The tendency to blame others for Larkin’s lapses gets especially unsavory when Booth starts blaming Larkin’s shortcomings on the women in his life. Larkin, who never asked for a defender against charges of misogyny, has found an unfortunate one in Booth. His new biographer scorns Larkin’s lovers throughout and frequently resorts to terms like “histrionic” in describing them.* He eventually goes so far as to claim that Larkin was charitable to string two women along for years—he would eventually add a third, his secretary—lying to each about the level of involvement with the other. Booth writes, “Neither woman wanted to be free of him. Both knew they would find no other partner so attentive and life-enhancing as he. Kindness did indeed require him to continue both relationships.”
* * *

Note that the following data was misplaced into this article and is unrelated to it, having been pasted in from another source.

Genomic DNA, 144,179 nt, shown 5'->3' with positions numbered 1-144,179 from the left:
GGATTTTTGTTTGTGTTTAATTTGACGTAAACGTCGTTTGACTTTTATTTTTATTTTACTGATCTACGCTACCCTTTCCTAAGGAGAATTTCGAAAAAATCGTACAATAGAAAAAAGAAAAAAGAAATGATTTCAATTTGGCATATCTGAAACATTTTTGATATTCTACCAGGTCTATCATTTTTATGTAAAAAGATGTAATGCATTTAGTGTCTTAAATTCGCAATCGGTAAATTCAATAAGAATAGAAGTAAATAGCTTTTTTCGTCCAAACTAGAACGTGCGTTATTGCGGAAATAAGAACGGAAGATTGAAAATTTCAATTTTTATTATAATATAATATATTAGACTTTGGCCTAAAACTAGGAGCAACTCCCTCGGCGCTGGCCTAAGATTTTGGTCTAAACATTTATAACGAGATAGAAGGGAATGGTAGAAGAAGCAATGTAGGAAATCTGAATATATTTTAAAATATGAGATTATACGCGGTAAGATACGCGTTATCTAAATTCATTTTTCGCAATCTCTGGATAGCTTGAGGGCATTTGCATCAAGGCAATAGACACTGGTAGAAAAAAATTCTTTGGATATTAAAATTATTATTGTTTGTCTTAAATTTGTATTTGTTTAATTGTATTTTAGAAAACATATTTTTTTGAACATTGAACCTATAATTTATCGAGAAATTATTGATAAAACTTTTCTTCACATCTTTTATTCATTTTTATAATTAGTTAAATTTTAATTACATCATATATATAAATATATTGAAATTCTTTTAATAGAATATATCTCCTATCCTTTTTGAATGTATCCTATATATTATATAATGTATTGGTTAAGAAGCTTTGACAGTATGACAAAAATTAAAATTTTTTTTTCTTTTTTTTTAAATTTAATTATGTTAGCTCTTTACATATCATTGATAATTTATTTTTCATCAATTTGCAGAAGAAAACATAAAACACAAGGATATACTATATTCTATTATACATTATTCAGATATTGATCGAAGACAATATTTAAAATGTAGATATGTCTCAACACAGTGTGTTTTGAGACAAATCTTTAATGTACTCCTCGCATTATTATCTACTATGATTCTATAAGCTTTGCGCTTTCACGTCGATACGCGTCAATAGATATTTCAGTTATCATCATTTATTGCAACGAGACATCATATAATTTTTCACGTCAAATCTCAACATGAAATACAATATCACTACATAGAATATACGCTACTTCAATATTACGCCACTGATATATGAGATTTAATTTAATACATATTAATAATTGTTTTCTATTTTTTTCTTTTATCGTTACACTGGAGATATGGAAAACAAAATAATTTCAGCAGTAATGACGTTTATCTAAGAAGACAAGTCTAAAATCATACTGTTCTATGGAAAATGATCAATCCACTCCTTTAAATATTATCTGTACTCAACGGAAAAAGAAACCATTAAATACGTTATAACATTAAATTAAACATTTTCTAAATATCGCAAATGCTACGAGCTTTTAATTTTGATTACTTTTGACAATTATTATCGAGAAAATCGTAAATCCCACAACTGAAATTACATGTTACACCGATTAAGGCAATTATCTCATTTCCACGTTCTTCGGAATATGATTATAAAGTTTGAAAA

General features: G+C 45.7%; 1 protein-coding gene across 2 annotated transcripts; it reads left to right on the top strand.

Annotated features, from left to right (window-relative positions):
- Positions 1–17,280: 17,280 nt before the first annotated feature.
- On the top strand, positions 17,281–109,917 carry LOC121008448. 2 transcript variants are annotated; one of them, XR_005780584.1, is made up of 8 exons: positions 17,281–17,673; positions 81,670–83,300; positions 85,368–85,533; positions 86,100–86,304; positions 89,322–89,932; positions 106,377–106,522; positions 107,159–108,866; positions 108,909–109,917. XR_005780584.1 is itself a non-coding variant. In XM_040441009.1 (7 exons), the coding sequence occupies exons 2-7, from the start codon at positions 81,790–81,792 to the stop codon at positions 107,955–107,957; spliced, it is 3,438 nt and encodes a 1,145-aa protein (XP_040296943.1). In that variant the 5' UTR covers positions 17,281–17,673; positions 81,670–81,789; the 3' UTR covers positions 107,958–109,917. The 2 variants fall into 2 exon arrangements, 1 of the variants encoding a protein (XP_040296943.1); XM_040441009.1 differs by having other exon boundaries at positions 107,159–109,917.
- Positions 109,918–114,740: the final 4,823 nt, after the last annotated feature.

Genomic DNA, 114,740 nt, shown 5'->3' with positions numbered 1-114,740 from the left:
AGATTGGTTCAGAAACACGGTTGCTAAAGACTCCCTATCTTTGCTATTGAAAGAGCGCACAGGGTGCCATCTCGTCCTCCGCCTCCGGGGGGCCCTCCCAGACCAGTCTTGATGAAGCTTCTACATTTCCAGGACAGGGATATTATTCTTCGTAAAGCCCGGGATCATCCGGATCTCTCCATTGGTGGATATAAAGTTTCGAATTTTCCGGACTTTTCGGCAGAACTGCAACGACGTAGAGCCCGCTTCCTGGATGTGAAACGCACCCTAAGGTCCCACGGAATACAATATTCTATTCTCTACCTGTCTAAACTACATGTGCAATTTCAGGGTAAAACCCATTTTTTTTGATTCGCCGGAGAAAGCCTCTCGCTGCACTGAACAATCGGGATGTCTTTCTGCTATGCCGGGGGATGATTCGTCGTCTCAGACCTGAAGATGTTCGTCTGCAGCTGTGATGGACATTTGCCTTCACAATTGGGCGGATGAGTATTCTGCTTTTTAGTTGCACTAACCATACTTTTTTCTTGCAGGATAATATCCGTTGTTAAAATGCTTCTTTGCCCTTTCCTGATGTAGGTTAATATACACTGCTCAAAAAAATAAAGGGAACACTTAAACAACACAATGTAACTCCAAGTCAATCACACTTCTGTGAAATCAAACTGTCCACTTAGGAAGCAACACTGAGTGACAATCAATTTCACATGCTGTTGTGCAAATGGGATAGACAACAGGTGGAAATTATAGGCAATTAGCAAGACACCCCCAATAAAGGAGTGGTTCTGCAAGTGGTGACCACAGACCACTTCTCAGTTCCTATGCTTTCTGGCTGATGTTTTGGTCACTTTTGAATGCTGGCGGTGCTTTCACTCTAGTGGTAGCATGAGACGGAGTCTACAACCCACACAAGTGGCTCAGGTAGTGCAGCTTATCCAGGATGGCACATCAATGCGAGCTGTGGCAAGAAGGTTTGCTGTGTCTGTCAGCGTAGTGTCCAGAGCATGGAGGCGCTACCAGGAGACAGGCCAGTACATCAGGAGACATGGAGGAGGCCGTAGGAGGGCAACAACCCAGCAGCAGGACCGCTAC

By the first days of 1950, Larkin had, with “At Grass,” developed the poetic persona whose unmistakable voice would serve him until he descended into near-silence almost 30 years later, in 1977, after finishing “Aubade.” In those years, he wrote poems that rarely traveled far and often wore their apparent provincialism protectively—and often simply stayed at home. Larkin was the 20th century’s great poet of buildings and rooms understood from within—be they churches, hospitals, small apartments, hotels or the carriages of trains—and the larger world witnessed through the small, defended portals they provide. Though his poems typically move narratively through time, their most famous characters (aside from Larkin himself) are those he never met, as in the case of Mr. Bleaney, or couldn’t quite remember, as in the case of Dockery. Even his boasts are rooted in a defensive self-awareness, as in the title “The Less Deceived” (a phrase that is in fact shocking in the poem where it appears). His grandest statements arrive enclosed in a self-protective irony that shields them, by preemption, from foolishness: “Which he once heard, was proper to grow wise in,/ If only that so many dead lie round.”